When he comes back he either got totally broke or it must be his parents who bankrupt on his behalf. In most of our teachers' it is the schools or thier hakwons. What is that logic to use any Korean bank card at ATMs in Japan, when you can prepare your budget by exchanging it from dam Korean won to Japanese yen?
Most banks can either activate your Korean bankcard to work abroad or just give you a second card that is exclusively for international use. I bank with Busan Bank and that's what they did. So every time I leave the country I just bring along my second card and it's worked everywhere.
Some banks will be jerks about it, though it's usually just because they are confused by your request:
"Oh, I see foreigner asking me strange question so I'll just say 'No, it is impossible' while making arm X's at them."
1/ Yes, Citi Check Card (Debit Card) with Master Card logo works in Japan exactly like when you swipe it to purchase at a store or a restaurant in Manhattan.
2/ Yes, we can withdraw as much money as we can with Citi Check Cards. When you use CitiBank ATMs at Ginja, Shibuya, Ikebukuro in Tokyo, we only pay one buck for each ATM transaction.
Citibank has the most updated system for those who travel among Korea, Japan, and the US.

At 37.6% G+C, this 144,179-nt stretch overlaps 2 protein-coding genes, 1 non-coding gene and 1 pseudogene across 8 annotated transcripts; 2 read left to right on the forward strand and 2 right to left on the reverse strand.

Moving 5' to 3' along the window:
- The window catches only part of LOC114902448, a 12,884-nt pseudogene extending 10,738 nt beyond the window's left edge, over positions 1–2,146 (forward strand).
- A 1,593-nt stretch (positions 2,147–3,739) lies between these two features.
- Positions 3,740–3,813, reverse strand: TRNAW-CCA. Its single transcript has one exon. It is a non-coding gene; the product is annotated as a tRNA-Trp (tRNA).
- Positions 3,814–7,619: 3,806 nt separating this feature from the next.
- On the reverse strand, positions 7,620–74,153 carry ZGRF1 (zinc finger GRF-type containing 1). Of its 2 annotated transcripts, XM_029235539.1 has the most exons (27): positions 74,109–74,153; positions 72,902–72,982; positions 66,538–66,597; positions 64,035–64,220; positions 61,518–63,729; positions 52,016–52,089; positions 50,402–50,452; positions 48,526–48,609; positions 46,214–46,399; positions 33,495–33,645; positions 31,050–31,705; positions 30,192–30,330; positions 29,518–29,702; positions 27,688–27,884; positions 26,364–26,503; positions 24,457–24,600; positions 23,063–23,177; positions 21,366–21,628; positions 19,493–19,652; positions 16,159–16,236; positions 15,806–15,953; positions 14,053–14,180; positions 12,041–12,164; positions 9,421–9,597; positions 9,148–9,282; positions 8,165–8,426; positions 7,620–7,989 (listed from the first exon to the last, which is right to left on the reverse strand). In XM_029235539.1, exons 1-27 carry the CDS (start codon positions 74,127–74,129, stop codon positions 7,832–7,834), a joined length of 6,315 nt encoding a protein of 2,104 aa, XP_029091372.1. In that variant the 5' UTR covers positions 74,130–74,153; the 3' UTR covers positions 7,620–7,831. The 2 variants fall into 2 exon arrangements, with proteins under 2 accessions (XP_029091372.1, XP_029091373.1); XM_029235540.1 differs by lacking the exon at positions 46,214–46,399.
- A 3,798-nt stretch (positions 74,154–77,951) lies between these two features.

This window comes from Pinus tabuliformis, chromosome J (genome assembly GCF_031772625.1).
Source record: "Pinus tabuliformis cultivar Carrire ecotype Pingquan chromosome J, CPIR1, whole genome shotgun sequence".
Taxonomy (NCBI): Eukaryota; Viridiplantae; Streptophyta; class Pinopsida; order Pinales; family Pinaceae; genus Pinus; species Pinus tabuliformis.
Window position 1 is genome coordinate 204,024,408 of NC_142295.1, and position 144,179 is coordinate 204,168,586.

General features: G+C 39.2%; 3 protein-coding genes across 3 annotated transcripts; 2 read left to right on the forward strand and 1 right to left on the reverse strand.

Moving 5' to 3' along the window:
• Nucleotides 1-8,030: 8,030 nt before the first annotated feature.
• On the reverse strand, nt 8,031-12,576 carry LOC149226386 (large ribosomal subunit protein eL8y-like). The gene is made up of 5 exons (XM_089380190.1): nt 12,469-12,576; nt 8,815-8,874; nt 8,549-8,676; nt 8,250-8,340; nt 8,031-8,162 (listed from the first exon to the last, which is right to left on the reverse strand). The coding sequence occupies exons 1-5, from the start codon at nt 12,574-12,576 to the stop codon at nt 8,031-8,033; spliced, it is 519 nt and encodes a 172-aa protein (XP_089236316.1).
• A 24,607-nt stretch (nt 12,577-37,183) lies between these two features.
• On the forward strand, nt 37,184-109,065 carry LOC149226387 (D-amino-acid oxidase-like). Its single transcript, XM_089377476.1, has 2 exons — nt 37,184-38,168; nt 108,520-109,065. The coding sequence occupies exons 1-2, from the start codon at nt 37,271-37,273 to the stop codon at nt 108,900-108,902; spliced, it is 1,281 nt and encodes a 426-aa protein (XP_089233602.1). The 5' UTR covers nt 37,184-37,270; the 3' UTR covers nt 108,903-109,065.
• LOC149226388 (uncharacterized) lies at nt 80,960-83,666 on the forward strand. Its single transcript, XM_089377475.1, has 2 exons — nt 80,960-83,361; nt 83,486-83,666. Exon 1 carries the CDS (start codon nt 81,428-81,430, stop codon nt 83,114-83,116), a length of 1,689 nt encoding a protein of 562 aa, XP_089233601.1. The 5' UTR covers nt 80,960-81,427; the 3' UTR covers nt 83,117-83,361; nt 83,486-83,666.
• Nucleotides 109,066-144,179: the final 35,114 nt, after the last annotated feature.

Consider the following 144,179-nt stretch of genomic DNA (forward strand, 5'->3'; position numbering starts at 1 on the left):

A Korean ATM card is only good in Korea.
Only an international ATM card will work in Japan.
Many Korean banks offer intl ATM cards depending on your account status.
Don't listen to anyone on forums. Don't listen to ME.
Go to your bank and ask them??? For Heaven's Sake !!!!!!!
Don't listen to these fools. People are just talking about their personal bank.
Some are even guessing and assuming.
of COURSE they should go to the bank and speak directly.
But thanks to the kindness of people on the forum the poster now knows that:
1. they need an international card
2. They CAN get an international card (even if they have an E2 visa)
3. If the bank says no, that may not be the final answer.
4. There may be limitations etc. that they now know to ask ABOUT.
no need to call people fools.
Personally, I'd like to thank other posters for the information (some is helpful to me actually, and I may be popping into citibank to ask them more) and time they've taken to help.
We Bring Your
SMILE / LASIK / LASEK / ICL